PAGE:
Owen Wright: Australian surfer returns from head injury to reach Tokyo 2020 Olympics
The “pure joy” of catching that perfect wave never diminishes for Owen Wright, but he also knows full well how bad it can go.
He gets straight to the point. “I had to relearn to walk and relearn to surf.”
The 2015 season had gone so well for Australia’s Wright, then ranked fifth on the World Surfing League championship circuit. He was aiming for the world title and “in one of the best forms of his life”.
But as he trained before the last event of the year in Hawaii, a wipeout changed everything. A wave over 15 feet that surprised him was the last straw after a series of smaller concussions, leaving him with bleeding and swelling of the brain and the official diagnosis of traumatic brain injury.
“Some details are still a bit unclear,” Wright told BBC Sport.
“A wave landed on my head and it shook me so hard I kind of lost my mind. It was a long way back from there.
“It was explained to me that everything is still there, it’s just that you have to reconnect these brain patterns.”
Surf runs in the veins of Wright’s family. He’s one of five siblings who all surf; her sister Tyler is a two-time female world champion while her brother Mikey also competes in the Championship Tour.
“My dad had this philosophy that if you can get a kid to surf, then fatherhood is easy,” he says.
As he faded into the public eye, it was his family who rallied behind his injury as he struggled to grasp the gravity of it.
He was acting “like there was nothing wrong” because it wasn’t visible – no cuts or scrapes, no plaster or crutches. In the end, the family had to organize an intervention.
“I don’t think I always fully understood the gravity of the situation because of the nature of the injury. I was a bit crazy,” said the 31-year-old.
“If you ask my friends and family, I was trying to surf all the time. They had to take my surfboards away from me. I could barely walk past the house, but still tried to surf. “
When he was finally allowed to put his boards back a few months later, it wasn’t the easy return to the water he expected.
“I couldn’t get up, so it was a very mixed mix of emotions. I just didn’t know how to get up.”
It was in March 2016.
Exactly a year later, in March 2017, he won the Quiksilver Pro Gold Coast – his first Tour comeback competition, 15 months after his last.
It was an emotional victory for more than the obvious reason. He beat his best friend Matt Wilkinson in the final, a man who had been by his side throughout his injury, and was greeted on the beach by his now wife Kita and their baby.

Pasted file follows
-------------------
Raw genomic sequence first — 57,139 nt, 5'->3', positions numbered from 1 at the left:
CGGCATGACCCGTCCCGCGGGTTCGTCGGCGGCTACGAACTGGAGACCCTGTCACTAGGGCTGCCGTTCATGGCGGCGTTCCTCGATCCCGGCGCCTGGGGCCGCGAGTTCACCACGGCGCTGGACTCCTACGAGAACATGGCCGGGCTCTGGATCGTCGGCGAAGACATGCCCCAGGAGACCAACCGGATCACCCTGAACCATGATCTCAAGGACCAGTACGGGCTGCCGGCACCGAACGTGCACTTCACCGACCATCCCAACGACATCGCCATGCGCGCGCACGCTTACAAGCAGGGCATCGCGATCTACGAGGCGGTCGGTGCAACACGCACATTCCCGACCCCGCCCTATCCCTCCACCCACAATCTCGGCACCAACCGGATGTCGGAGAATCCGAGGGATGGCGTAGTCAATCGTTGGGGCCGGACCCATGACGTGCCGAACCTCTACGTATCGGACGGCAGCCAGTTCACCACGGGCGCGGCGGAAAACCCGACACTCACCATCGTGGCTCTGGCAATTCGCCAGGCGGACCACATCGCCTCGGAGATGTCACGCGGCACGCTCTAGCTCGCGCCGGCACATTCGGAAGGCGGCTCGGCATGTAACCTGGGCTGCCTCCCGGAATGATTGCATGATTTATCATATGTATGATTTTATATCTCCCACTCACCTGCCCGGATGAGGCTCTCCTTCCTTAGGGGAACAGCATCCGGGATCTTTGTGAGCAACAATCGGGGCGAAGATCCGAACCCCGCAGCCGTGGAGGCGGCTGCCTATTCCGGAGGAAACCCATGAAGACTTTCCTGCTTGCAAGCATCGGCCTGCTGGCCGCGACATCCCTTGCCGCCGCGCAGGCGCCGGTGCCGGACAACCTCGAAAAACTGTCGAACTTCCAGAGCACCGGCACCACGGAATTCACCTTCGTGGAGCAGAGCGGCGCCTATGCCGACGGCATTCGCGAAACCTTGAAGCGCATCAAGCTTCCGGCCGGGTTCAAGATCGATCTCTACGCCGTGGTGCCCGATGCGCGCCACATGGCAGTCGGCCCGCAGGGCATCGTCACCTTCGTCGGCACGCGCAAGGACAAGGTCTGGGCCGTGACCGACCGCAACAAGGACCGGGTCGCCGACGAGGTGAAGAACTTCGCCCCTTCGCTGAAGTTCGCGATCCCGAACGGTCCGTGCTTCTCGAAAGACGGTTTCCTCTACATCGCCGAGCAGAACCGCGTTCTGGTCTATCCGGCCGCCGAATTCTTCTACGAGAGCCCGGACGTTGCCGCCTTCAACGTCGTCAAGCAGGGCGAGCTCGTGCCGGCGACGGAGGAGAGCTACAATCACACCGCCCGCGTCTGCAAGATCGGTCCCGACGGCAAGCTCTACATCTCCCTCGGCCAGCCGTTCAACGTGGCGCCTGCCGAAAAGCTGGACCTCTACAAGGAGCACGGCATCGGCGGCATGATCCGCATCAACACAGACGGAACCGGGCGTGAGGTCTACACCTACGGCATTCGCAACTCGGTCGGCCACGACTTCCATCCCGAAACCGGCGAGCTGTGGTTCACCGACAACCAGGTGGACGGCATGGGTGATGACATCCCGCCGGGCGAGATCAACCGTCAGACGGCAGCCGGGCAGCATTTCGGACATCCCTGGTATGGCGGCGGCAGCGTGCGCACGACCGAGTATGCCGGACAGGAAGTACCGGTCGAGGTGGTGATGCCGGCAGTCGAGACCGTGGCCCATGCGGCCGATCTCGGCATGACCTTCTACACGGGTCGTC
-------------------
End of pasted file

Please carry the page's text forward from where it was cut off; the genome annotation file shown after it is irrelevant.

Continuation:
“I was still very weak, I guess, and there was a lot of conflict between the parties over whether or not to surf,” says Wright.
“For me, winning this first competition of the year was something extremely special, and it just showed me the power to just dream and have that vision and never lose sight of it.”
Wright was left with lasting effects from the injury, although “nothing he could really complain about”. However, he now takes extra precautions and can often be seen donning a helmet during training and competitions.
Such protection is a rare sight in sports and Wright wants to see it become more common – he now sees his job as “being more vocal” about its availability.
“I wear it whenever I feel there is a risk to myself. If the risk factor increases, I put on a helmet,” he says.
“If there are a lot of people and there are people, I will put on a helmet because of the risk of someone else’s board hitting me. If the waves are big, I put it on. If there are pebbles, I put it.
“There are a lot of surfers, intermediates, beginners, kids to great surfers, who don’t recognize the risk to your head and your brain. When it hurts, nothing else works.
“There is a simple answer to that. There is a helmet and I want to see it become a part of surfing.”
He was wearing a helmet when he won the Tahiti Pro Teahupo’o in 2019 – one of the biggest waves in the world – and he could wear one in the weeks to come when he and the surf make their Olympic debut in Tokyo. .
Unlike Tahiti, the surf spot for the Paris 2024 Olympic Games, Japan is not known for its big surf and Tsurigasaki beach is not going to offer the biggest waves to competitors.
But the Games were the light at the end of the tunnel for Wright, a chance to wear his country’s colors on the biggest stage and introduce the sport to a new audience.
“The Olympics were one of my big goals,” he says. “I kind of lost the pace of the world title due to a head injury and my ability to turn, flip and jump was quite reduced, but I can still ride very well, and qualifying for the Olympics was something that was a very real possibility for me.
“So I put all my effort into that and I ended up qualifying for the top spot for Australia and that was that moment for me where I said to myself yes, I am here and I am. back.
“I love to achieve things in sport and I kinda felt that I was not able to achieve what I would like [after the injury], and being selected for the Olympics, it felt like I felt like a great victory again and a great victory for myself. “
So if qualifying for the Games was a big win in and of itself, could an even bigger victory be in sight?
“I think it’s going to be interesting,” says Wright. “I think I have a really good shot.”